Content of the material
- How is the real Eshima Ohashi bridge?
- Why was the Eshima Ohashi Bridge built that way?
- The Eshima Ohashi bridge side view explanation :
- Some characteristics of the bridge frame:
- Other interesting facts about this scenic road:
- Is The Roller Coaster Bridge Really As Terrifying And Dangerous As It Appears?
- How to Get the Best Snapshot of the Eshima Ohashi Bridge
- Where to Go Next
How is the real Eshima Ohashi bridge?
The image above shows what the Eshima Ohasi bridge really looks like. Although it doesn’t seem like much, it really gives you a roller coaster view when you’re about to climb. That’s because any inclination can cause an optical effect that makes it look higher than it really is. You can see this on roads, when you come out of a flat stretch and ahead comes a high stretch. The bridge is impressive, but what impresses is the asphalt and the cleanliness of the roads.
The Eshima Ohashi bridge was built from 1997 until 2004. It is an impressive 44 meters high. On the Shimane side its inclination is 6.1% and on the Tottori side it is 5.1%. Remember that your name in Japanese is only Eshima Ohashi (江島大橋) which can literally be translated as Great Eshima Bridge.
The videos below show what the real Eshima Ohashi Bridge looks like, which is still steep!
Why was the Eshima Ohashi Bridge built that way?
The Eshima Ohashi bridge side view explanation :
Before the construction of the new bridge, the circulation was interrupted every 10 minutes to open the bridge to let the cargo boats navigate.
Local engineers had no choice but to construct 44 meters (145 ft) high bridge. That allows traffic to flow on it without interruption.
Some characteristics of the bridge frame:
If you are a thrill-seeker, the drive is for you: 1.6 kilometers (1 mile) of a 6.1% gradient climb from the Shimane side, then a 5.1% gradient slope on the other, Tottori, side.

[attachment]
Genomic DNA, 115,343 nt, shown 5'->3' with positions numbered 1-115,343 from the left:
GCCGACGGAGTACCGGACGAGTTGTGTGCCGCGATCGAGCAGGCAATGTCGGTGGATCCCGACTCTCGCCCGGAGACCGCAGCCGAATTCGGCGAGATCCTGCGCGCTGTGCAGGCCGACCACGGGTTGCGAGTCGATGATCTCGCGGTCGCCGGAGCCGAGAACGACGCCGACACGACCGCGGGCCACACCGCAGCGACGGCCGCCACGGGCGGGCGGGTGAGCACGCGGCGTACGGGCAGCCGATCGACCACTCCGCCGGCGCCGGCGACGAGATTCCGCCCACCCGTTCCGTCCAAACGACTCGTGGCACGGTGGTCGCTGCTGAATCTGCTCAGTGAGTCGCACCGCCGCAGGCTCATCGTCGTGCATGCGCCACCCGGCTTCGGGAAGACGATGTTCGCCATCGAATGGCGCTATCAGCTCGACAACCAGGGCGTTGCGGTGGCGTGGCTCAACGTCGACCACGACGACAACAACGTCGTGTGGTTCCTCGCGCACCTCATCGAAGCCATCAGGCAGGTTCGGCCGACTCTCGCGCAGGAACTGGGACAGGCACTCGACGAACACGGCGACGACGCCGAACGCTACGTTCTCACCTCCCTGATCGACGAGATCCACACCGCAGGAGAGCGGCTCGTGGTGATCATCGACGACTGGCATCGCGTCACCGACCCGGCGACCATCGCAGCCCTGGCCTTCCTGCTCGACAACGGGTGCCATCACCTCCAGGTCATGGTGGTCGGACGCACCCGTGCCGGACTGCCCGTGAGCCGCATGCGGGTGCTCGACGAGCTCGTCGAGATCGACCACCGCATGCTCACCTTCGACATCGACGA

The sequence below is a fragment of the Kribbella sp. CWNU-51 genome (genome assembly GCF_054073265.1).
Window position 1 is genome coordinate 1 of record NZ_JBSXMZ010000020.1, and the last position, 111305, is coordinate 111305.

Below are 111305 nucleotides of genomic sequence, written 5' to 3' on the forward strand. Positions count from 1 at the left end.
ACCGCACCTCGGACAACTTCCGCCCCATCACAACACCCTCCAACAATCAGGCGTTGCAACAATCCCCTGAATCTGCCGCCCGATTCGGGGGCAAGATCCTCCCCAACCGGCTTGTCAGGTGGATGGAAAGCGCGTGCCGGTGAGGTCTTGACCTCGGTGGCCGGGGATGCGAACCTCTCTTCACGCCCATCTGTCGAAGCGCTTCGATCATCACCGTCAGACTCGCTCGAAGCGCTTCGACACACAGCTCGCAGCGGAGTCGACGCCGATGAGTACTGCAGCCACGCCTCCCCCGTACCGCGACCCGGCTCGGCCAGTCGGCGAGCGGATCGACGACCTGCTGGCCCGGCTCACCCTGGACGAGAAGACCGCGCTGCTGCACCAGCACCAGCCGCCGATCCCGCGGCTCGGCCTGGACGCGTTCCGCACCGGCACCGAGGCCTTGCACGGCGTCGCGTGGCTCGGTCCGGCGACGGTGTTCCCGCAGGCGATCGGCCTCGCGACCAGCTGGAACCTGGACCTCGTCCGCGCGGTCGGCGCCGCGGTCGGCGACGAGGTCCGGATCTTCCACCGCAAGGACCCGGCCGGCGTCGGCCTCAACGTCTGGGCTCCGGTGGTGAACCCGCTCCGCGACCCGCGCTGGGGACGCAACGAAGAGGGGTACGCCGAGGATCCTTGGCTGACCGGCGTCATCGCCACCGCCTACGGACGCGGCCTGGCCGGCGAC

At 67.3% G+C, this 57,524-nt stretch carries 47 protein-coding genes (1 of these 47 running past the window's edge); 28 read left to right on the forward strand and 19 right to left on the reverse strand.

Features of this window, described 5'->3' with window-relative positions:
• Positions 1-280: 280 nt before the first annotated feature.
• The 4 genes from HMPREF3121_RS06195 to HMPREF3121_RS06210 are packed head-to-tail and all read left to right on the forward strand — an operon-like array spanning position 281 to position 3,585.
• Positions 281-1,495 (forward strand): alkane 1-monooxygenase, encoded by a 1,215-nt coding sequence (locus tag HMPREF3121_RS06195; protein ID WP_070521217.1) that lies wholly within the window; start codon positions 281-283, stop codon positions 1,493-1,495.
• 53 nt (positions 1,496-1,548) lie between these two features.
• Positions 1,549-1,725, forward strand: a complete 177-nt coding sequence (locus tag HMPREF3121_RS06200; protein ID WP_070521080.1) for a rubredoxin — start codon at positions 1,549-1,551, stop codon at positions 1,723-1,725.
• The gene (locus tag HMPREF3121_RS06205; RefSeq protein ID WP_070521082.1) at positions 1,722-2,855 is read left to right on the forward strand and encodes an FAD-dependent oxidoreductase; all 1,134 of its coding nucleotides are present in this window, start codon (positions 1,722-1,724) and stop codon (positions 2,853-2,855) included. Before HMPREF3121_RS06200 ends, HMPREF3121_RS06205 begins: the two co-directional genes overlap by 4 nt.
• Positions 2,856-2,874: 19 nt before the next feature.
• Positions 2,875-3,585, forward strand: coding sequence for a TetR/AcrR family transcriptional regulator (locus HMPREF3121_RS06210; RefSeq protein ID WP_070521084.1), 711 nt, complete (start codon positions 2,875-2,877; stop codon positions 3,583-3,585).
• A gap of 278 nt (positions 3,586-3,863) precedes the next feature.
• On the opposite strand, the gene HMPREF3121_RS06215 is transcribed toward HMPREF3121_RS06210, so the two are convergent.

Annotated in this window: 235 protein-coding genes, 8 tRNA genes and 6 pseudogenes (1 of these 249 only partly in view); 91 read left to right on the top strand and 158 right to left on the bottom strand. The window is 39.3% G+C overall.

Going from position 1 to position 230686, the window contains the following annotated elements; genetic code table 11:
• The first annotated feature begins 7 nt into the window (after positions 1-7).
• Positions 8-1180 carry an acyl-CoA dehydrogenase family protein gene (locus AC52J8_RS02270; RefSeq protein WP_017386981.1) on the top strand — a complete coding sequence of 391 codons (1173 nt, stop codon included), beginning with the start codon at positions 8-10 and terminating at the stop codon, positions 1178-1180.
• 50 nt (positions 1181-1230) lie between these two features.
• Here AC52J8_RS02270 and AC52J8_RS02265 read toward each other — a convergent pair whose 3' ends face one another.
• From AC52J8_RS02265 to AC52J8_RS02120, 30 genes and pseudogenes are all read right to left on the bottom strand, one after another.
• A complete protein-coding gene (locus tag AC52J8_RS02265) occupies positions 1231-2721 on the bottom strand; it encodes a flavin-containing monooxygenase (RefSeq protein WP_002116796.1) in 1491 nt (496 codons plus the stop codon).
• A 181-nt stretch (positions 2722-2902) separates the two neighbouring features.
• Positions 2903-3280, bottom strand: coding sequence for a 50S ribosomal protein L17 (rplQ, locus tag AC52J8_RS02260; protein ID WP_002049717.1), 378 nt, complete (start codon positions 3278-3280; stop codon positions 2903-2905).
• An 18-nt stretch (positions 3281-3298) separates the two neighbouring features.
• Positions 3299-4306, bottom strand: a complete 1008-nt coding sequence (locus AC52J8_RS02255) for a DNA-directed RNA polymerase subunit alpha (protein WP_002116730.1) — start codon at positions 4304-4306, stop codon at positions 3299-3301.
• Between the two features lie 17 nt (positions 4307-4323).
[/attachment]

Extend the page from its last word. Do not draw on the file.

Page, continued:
The roller coaster impression is more of an optical illusion. Although you will still be placed in your seat during the climb then you will have to stand for the descent.
Other interesting facts about this scenic road:
The Eshima Ohashi Bridge Japan is also named “Betabumizaka” by the locals. In Japanese, that means “the climb foot to the floor”. The reason for that naming is that unless you press the accelerator pedal of your car as much as possible, you will not be able to drive on the steep slope of the bridge.
The bridge crosses the Nakaumi lake of the view worth it even on feet. While driving you will not enjoy the view as much as you walk. Indeed, you will be to concentrate on your drive.
At night time, the bridge looks also very good and the landscape with the bridge is beautiful.
Is The Roller Coaster Bridge Really As Terrifying And Dangerous As It Appears?
Funny thing is, the bridge isn’t as steep as it looks. It’s a bit of an optical illusion. When photos are taken from a straight-on angle, it appears much more ridiculous than it actually is.
Once you get on to the bridge, it doesn’t look quite so intimidating.
How to Get the Best Snapshot of the Eshima Ohashi Bridge
When taking a snapshot, you’ll want to avoid capturing any part of the side view of the Eshima Ohashi Bridge. This will ruin the optical illusion and make the shot look like a typical bridge.
If you want to get the coveted picture to impress your friends (and maybe even get them to travel to Japan to see this amazing structure), you’ll need to take a photo of the Eshima Ohashi Bridge close to the convenience store at the intersection on the Shimane side.
Where to Go Next
You won’t take more than an hour to see the incredible Eshima Ohashi Bridge. Once you finish crossing and taking a picture of this incredible structure, consider checking out the other areas of western Japan. You could, for instance, check out the sand dunes of Tottori. If you love anime, go check out Conan Town located in Hokuei, Tottori Prefecture.
There’s no telling when Japan will open to tourists. What you can do for now, though, is to save money for your next trip, add Japan to your travel bucket list and check out the Eshima Ohashi Bridge in person.